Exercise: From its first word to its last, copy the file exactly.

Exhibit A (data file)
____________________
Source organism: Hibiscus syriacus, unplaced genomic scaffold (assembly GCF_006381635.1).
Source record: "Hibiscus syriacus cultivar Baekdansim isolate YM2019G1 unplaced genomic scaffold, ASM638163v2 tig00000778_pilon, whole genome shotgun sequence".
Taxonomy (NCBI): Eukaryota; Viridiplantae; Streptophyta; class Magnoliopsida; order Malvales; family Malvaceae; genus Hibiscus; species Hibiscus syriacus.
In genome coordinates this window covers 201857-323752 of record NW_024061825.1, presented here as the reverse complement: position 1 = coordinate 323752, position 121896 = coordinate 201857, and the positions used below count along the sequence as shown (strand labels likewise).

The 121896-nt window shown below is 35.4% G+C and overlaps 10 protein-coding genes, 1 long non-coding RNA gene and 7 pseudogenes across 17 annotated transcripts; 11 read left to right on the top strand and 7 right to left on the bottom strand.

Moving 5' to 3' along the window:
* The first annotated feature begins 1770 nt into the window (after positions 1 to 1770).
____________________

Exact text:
Source organism: Hibiscus syriacus, unplaced genomic scaffold (assembly GCF_006381635.1).
Source record: "Hibiscus syriacus cultivar Baekdansim isolate YM2019G1 unplaced genomic scaffold, ASM638163v2 tig00000778_pilon, whole genome shotgun sequence".
Taxonomy (NCBI): Eukaryota; Viridiplantae; Streptophyta; class Magnoliopsida; order Malvales; family Malvaceae; genus Hibiscus; species Hibiscus syriacus.
In genome coordinates this window covers 201857-323752 of record NW_024061825.1, presented here as the reverse complement: position 1 = coordinate 323752, position 121896 = coordinate 201857, and the positions used below count along the sequence as shown (strand labels likewise).

The 121896-nt window shown below is 35.4% G+C and overlaps 10 protein-coding genes, 1 long non-coding RNA gene and 7 pseudogenes across 17 annotated transcripts; 11 read left to right on the top strand and 7 right to left on the bottom strand.

Moving 5' to 3' along the window:
* The first annotated feature begins 1770 nt into the window (after positions 1 to 1770).